Pygmy possums and giant rats stalk lost cloud forest

· Expedition discovers possible new species
· Animals captured in New Guinea mountains

A giant, toothy rat and a tiny possum, thought to be a new species of mammal, have been found by conservationists during an expedition to a mountainous rainforest known as Indonesia's "lost world". The animals were captured during a night foray into the undergrowth on the Foja mountain range in western New Guinea.

The discoveries add to more than 40 species that have recently been documented in the region, which rises to 2,200 metres (7,218ft) above sea level.

The mountain range's cloud forest environment is home to such a wide variety of species it has been dubbed the Garden of Eden by conservationists.

Last year the same team reported 20 new frog species, four new butterfly species and five new forest palms during a month-long expedition to the area.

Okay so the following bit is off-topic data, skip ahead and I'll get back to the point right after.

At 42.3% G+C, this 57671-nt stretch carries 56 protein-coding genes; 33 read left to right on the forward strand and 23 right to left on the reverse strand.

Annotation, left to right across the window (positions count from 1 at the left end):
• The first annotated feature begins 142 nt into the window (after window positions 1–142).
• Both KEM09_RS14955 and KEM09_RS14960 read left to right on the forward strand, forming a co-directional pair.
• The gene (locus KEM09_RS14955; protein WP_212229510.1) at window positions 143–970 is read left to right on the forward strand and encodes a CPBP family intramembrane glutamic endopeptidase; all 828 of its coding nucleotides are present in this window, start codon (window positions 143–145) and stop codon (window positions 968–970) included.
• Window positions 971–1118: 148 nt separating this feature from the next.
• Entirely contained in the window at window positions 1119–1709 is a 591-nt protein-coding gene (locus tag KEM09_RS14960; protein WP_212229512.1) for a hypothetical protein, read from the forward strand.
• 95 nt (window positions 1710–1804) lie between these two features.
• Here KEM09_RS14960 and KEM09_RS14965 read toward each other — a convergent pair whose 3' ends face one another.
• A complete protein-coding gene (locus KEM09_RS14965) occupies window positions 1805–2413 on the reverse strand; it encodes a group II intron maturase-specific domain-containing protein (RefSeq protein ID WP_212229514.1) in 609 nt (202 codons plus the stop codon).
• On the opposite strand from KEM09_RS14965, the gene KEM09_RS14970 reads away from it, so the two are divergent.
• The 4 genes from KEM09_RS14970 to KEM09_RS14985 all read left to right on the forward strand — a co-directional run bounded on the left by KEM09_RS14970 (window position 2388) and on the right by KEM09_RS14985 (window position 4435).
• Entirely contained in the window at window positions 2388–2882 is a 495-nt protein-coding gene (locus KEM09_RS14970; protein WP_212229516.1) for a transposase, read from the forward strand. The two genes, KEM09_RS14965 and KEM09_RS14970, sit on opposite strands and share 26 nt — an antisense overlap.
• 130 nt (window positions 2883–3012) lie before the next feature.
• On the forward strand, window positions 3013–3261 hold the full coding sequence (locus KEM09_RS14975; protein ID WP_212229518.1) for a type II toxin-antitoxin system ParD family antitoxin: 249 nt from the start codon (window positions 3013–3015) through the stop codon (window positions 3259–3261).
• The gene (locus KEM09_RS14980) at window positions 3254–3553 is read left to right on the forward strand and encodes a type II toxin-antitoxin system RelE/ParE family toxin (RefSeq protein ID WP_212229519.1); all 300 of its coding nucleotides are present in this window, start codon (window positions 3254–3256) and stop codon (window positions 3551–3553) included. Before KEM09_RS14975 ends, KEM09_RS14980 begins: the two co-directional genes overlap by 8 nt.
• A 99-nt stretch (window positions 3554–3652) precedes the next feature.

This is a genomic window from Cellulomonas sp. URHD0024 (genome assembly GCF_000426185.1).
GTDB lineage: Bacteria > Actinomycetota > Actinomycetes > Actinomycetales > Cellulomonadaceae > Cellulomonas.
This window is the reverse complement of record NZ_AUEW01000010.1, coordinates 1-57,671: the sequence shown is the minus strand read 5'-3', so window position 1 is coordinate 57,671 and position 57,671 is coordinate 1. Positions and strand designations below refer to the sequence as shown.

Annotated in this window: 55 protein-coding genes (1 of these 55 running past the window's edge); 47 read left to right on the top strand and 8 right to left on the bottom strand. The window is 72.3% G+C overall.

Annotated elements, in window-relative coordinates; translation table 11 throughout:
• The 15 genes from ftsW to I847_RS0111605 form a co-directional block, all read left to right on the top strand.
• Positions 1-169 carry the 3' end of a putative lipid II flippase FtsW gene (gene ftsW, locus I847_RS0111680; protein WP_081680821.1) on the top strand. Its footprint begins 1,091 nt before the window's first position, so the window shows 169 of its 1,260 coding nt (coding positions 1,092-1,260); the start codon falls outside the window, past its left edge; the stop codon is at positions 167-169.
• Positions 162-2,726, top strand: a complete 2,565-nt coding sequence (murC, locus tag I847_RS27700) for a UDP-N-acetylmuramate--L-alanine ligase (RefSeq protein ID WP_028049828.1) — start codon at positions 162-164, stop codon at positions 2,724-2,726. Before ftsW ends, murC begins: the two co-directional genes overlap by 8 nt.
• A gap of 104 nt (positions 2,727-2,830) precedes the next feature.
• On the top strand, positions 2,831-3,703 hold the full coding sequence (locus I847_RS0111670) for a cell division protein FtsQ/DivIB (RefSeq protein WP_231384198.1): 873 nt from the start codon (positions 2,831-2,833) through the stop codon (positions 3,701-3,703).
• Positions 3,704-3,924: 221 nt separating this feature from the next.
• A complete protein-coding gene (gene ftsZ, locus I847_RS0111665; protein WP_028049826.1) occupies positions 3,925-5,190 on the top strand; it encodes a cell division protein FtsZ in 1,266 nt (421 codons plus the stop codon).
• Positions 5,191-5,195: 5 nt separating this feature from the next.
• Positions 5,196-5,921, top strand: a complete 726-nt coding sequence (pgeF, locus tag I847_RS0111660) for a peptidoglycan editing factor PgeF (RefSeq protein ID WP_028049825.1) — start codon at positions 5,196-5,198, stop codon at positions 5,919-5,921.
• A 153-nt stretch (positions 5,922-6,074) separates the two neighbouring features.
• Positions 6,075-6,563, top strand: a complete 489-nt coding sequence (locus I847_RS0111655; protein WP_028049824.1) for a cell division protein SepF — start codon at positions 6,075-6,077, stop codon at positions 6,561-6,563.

Rare golden-mantled tree kangaroos, previously thought to live only in neighbouring Papua New Guinea, were also spotted in the area.

"When we came back from the first trip we knew we'd only scratched the surface," said Bruce Beehler of Conservation International. "Once you get up into the cloud forest it's an isolated environment."

The conservationists returned to the site earlier this year and teamed up with leaders of the indigenous Papasena people to explore the higher reaches of the mountains.

The giant rat, about five times the size of a typical city rat, was spotted one evening wandering towards the team's camp at an altitude of 1,650 metres. Later in the expedition the leader of the Papasena returned from an evening's search having shot one of the rats with a bow and arrow.

The animal weighed about 1.4kg and is thought to have survived on fruit, seeds, and leaves. "It's not the largest rat in the world, but it's an ugly beast. It has huge incisors," said Beehler.

The pygmy possum, believed to be one of the world's smallest marsupials, belongs to the genus Cercarteus. It was captured at night by hand after it was spotted sitting in a sapling.

Conservationists will extract DNA from the specimens and compare measurements of their skulls and dentition to confirm they are new species.


Ian Sample, science correspondent

The GuardianTramp

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